On first thought, what imaginable connection could there be between the Calvinist history of the College of New Jersey (which became Princeton University in 1896), and an exhibit on the Byzantine architecture as icon? The mixture of Revivalist sentiment and Reformed doctrine that resulted in a new colonial college in 1746 left little room for an iconic, cosmic, Byzantine worldview, and still less for images and architecture that hoped to mediate that reality. The Presbyterian accent on the commandment to “make no graven image,” meant that Reformed thought – which would continue with vigor in Princeton with the founding of Princeton Theological Seminary in 1812 – was anything but Byzantine.At any rate, behold the impressive catalog from wherever you are, and if you're nearby, be sure to visit the exhibition itself. If the latter, pay special attention to that creepy disembodied voice... or else.
A closer look, however, shows that there are important strands within the thought of Jonathan Edwards, arguably Princeton’s most famous philosopher, theologian and president, that nicely dovetail with this exhibition. Byzantine theology involves a analogical perspective that encompasses both the beauty of the physical world and the history of salvation – a view best encapsulated by the carefully schematized decorative program of the Byzantine church. Likewise, Jonathan Edwards was preeminently a theologian of beauty, and his notes collected in Images of Divine Things display a typological exploration of the physical world, a world understood to be an icon of the character of God.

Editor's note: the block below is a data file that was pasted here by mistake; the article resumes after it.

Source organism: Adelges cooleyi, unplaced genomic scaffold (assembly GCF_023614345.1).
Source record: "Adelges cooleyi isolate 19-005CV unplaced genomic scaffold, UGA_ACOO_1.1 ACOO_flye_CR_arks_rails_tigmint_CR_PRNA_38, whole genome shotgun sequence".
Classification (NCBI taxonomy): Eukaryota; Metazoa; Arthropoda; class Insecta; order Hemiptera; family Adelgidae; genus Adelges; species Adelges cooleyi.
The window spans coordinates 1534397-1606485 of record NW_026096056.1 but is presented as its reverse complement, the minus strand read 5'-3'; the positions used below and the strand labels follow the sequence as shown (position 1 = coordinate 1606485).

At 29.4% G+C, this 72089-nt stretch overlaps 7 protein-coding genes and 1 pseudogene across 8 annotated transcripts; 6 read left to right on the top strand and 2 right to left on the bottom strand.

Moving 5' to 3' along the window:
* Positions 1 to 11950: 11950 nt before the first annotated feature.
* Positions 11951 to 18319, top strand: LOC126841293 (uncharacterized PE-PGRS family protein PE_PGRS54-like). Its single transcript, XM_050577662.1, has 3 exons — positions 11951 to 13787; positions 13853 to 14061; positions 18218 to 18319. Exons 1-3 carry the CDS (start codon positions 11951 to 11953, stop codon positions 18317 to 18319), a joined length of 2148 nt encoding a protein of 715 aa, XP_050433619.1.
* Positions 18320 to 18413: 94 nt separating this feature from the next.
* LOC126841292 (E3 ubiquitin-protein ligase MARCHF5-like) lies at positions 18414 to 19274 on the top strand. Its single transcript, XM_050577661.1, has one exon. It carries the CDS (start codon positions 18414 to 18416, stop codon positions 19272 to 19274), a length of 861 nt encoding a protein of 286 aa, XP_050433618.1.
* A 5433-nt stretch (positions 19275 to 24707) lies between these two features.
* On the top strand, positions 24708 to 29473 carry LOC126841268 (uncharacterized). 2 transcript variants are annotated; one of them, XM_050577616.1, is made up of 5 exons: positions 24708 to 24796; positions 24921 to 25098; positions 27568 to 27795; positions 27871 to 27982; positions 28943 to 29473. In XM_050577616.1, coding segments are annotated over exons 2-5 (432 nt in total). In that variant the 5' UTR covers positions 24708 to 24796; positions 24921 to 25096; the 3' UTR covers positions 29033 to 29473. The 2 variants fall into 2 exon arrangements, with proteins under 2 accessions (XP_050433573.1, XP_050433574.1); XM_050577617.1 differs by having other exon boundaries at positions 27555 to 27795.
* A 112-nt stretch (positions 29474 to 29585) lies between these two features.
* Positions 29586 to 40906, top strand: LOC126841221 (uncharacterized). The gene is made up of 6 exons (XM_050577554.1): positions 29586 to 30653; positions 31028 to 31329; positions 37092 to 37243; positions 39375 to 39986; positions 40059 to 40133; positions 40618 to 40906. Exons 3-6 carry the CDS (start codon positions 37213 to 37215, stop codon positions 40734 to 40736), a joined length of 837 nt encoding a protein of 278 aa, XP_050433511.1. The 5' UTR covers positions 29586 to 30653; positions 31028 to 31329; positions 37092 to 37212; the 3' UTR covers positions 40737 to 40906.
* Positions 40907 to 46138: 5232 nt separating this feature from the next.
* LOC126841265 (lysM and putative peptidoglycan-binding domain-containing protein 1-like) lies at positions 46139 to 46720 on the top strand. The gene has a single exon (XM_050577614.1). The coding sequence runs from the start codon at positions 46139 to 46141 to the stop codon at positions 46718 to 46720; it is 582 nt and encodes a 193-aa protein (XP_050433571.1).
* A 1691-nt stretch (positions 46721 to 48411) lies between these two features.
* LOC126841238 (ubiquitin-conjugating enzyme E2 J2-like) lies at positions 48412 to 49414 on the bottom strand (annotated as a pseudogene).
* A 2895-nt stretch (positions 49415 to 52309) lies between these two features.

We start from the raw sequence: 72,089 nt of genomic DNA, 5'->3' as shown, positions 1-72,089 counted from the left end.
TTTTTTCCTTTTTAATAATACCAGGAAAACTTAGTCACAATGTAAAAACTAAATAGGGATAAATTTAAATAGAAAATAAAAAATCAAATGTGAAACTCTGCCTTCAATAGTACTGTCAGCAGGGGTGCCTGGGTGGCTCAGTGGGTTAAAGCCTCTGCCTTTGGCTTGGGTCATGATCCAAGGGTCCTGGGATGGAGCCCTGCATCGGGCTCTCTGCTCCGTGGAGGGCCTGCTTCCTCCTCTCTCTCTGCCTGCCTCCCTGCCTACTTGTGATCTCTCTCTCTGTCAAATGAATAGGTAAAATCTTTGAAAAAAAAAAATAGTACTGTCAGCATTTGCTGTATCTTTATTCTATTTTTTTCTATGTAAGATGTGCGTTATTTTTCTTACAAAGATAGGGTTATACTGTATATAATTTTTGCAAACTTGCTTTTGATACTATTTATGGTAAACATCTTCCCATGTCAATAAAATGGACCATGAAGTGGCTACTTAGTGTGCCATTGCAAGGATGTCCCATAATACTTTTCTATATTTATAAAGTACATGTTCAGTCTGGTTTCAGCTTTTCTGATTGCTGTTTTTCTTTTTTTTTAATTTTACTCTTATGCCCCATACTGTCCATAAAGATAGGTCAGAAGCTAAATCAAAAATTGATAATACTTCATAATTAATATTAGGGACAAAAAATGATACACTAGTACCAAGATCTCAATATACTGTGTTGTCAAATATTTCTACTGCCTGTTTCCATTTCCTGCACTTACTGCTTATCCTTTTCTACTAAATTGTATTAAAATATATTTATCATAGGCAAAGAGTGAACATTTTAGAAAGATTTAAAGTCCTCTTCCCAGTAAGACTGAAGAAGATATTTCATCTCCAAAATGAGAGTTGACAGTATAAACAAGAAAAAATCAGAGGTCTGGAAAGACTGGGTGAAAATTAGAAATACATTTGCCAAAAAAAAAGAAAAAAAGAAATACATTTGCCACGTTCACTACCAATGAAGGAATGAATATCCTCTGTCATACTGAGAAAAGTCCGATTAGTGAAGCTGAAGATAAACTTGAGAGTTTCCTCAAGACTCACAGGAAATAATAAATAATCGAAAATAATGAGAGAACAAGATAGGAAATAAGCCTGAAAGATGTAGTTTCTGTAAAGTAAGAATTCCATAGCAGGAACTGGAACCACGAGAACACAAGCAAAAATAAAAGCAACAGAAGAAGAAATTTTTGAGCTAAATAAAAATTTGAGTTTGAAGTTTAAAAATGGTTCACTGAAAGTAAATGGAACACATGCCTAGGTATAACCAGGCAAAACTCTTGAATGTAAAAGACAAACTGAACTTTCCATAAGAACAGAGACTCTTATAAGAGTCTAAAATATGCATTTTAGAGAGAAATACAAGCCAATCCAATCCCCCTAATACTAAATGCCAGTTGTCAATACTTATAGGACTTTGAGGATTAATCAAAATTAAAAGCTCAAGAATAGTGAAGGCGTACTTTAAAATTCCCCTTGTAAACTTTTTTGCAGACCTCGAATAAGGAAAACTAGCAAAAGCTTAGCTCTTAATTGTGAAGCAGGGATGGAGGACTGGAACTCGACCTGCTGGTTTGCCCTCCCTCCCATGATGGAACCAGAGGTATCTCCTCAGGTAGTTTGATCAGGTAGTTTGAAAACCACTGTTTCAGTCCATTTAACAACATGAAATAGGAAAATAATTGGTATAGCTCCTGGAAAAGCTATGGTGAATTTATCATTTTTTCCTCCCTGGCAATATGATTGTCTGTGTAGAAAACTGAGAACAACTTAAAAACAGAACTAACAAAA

Edwards, upon accepting his position as President of the College of New Jersey in 1757, had planned a magnum opus, which might have fused both the history of Redemption and his iconic perspective on nature into a system that would crown his already prodigious output. But his untimely death, only six weeks after his arrival in Princeton, meant this cosmic project would go unfinished; nor could such a vision be fulfilled by the less imaginative Presbyterian minds took Edwards’ place. Still, seeing how well the iconic aspirations of Byzantine architecture embody the late Edwards’ perspective, the current exhibition can perhaps be considered a partial fulfillment of his ambition. At the very least we can imagine that Edwards, whose body lies buried just a few blocks away, would be intrigued.
Sunday, April 25, 2010
Jonathan Edwards and Byzantine Architecture
The Architecture as Icon exhibit, which was first in Thessaloniki, is now at the Princeton University Art Museum through June 6. I have a write-up in the Spring 2010 PU Museum Magazine on the relation of the exhibit to Jonathan Edwards. Sub-division of American Protestantism get acutely possessive about Edwards, but as I've suggested before, his thought constitutes a sort of New World Patristics, containing most permutations of American Christianity in ovo. It is not, therefore, surprising that the Orthodox/Byzantine dimension fits nicely with Edwards well. Here's the piece: